Difference between revisions of "Social operational information, competence, and participation in online collective action"

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{{Publication
 
{{Publication
 +
|type=Thesis
 
|title=Social operational information, competence, and participation in online collective action
 
|title=Social operational information, competence, and participation in online collective action
 
|authors=Judd David Antin
 
|authors=Judd David Antin
 
|published_in=University of California
 
|published_in=University of California
|type=Thesis
+
|year=2010
 +
|url=http://proquest.umi.com/pqdweb?did=2125353481&Fmt=7&clientId=10306&RQT=309&VName=PQD
 
|peer_reviewed=Yes
 
|peer_reviewed=Yes
 
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|added_by_wikilit_team=Added on initial load
 
|article_language=English
 
|article_language=English
|year=2010
 
|url=http://proquest.umi.com/pqdweb?did=2125353481&Fmt=7&clientId=10306&RQT=309&VName=PQD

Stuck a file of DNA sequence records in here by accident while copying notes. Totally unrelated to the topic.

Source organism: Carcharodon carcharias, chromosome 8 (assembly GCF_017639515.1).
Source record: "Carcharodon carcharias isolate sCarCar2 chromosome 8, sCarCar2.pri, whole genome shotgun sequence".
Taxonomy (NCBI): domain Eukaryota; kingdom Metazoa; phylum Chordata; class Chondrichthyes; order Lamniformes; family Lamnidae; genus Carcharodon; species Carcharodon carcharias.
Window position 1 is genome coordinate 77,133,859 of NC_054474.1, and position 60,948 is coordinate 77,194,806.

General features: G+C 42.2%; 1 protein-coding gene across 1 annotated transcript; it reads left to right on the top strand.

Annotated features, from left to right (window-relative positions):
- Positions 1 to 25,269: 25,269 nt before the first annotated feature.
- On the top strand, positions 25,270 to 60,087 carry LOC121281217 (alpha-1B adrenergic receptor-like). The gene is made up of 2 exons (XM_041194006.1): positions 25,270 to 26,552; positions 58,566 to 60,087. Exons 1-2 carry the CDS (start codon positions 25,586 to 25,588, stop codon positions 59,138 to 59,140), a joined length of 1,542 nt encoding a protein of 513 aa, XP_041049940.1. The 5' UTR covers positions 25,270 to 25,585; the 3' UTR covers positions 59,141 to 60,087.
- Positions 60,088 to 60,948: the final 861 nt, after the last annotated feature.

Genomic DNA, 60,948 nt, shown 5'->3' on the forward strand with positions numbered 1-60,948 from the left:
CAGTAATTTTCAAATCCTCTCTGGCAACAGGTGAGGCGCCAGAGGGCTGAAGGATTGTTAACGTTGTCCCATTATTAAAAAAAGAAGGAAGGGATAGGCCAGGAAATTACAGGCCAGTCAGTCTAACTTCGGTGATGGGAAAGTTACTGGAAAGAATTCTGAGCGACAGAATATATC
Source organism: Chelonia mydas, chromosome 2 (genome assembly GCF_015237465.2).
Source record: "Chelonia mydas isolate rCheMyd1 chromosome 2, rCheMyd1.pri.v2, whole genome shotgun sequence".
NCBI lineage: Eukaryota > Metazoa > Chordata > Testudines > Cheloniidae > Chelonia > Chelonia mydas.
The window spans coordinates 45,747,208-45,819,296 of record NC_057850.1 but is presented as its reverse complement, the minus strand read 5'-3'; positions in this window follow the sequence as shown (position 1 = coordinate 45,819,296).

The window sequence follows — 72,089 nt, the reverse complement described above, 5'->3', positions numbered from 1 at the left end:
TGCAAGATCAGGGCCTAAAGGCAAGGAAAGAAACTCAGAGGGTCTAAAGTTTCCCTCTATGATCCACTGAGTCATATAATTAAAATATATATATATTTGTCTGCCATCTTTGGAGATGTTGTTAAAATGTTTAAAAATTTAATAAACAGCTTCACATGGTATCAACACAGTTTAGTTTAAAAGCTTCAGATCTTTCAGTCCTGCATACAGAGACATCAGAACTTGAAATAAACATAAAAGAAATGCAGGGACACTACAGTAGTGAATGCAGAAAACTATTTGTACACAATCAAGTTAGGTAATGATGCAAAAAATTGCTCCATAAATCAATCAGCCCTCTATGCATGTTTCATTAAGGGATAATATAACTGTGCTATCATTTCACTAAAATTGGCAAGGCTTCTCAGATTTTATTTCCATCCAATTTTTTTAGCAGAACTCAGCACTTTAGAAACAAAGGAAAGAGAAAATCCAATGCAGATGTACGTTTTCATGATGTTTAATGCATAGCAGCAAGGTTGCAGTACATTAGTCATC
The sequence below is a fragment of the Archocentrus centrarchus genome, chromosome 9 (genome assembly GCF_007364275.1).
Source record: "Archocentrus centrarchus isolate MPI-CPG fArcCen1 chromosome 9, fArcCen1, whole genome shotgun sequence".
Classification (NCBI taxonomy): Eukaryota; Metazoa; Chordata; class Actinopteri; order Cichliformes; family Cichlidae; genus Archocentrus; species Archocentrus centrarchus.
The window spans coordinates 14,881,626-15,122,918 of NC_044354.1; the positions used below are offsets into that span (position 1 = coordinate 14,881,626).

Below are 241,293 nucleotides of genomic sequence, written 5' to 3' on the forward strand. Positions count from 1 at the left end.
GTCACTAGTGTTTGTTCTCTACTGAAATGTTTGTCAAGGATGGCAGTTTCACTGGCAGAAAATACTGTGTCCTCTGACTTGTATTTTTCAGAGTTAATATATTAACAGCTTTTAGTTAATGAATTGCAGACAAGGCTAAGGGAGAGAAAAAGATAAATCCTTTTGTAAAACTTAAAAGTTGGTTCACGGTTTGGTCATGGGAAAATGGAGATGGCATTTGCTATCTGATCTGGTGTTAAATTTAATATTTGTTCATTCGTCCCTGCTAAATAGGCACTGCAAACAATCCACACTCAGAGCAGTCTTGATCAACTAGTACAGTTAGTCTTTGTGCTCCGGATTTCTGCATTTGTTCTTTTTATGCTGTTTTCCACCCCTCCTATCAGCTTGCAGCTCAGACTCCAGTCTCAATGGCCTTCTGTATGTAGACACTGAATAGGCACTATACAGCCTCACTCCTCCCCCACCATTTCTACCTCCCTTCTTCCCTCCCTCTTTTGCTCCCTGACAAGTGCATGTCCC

|abstract=Recent advances in interactive web technologies, combined with widespread broadband and mobile device adoption, have made online collective action commonplace. Millions of individuals work together to aggregate, annotate, and share digital text, audio, images, and video. Given the prevalence and importance of online collective action systems, researchers have increasingly devoted attention to questions about how individuals interact with and participate them. I investigate these questions with the understanding that an individual's behaviors and attitudes depend in part on what they know and believe about how the online collaborative system operates--the nuts and bolts so to speak. In this dissertation I examine how social operational information --information and beliefs about the other people who act in online collective action systems--can influence individuals' attitudes, assumptions, behaviors, and motivations with respect to those systems. I examine the role of social operational information from two distinct but related perspectives. First, I employed a social psychological laboratory study to examine the influence of a specific type of social operational information: relative competence feedback. Experimental findings demonstrate that individuals who received information that they were of low relative competence compared to others contributed less to a collective good compared to those who received either average or high relative competence feedback. Two key attitudes about abilities and responsibilities in inter-dependent situations-- self-efficacy and social responsibility --mediated the competence-contribution relationship. Furthermore, individual participants' stable preferences about the distribution of rewards for themselves and other people (social value orientation) moderated the observed changes in contribution rates across experimental conditions. Secondly, I conducted a qualitative interview study of Wikipedia's infrequent editors and readers. The study focused on documenting and understanding participants' attitudes, beliefs, and assumptions about Wikipedia's social system and the other individuals who contribute to it. Interviews focused on questions about the nature of Wikipedia and its' user-generated system, the characteristics of the people who write Wikipedia, and the motivations that encourage their participation. Qualitative analysis revealed a variety of tensions around the nature of Wikipedia as an open, user-generated system, as well as between widespread negative stereotypes of contributors as geeks, nerds, and hackers and equally prevalent positive assumptions about their pro-social motivations for contributing to Wikipedia. I argue that these tensions reveal a transition towards a view of online collaborative work as open, creative, and focused on collaboration, dominated by intrinsic motivations such as passion, interest, and a desire to contribute something to the world. This emerging view of work on Wikipedia is captured by Himanen's notion of The Hacker Ethic. Finally, I explore how qualitative and experimental findings can speak to each other, and discuss some methodological challenges and best practices for combining experimental and qualitative methods. I argue that triangulating qualitative and experimental results in the context of this study facilitates: (1) lending detail and nuance to our understanding of complex attitudes such as social responsibility, and (2) improving the ecological validity of experimental findings by vetting assumptions about competence and social roles/responsibilities in a real-world context.